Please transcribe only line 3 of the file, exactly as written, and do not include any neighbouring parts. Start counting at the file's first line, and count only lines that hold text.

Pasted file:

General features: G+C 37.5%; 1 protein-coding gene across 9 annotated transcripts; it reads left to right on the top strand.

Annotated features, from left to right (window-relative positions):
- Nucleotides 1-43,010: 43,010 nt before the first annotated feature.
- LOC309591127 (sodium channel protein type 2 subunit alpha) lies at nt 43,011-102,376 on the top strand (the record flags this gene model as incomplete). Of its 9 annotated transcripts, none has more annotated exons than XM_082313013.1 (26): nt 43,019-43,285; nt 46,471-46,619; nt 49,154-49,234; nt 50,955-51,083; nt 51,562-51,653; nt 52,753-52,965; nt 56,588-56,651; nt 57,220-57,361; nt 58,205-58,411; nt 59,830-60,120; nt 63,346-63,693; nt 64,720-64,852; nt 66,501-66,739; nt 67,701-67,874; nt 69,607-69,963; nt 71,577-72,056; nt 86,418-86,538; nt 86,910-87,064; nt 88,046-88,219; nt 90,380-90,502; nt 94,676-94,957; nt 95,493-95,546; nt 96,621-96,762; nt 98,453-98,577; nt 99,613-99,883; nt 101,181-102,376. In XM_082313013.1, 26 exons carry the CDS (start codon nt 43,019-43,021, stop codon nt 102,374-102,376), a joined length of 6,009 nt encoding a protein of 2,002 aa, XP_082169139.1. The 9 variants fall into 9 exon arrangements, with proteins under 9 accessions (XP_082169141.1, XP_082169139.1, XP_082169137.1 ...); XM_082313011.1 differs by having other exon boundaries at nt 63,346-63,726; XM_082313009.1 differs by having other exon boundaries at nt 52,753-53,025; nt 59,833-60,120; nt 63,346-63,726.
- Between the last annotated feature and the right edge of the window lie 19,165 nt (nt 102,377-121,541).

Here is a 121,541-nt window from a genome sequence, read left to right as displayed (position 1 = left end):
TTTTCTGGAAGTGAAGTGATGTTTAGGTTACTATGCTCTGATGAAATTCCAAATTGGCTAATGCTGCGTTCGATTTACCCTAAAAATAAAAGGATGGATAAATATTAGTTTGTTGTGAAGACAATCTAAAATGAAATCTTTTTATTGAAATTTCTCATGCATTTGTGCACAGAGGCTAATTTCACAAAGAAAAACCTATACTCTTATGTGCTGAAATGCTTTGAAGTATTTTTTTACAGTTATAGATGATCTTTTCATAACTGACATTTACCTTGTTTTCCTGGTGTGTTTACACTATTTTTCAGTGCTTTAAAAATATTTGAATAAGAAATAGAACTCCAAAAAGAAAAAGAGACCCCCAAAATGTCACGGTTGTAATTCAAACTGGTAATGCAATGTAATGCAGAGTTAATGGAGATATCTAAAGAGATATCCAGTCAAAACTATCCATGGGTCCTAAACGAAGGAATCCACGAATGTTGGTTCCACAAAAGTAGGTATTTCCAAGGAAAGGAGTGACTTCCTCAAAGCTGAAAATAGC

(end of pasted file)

- Nucleotides 1-43,010: 43,010 nt before the first annotated feature.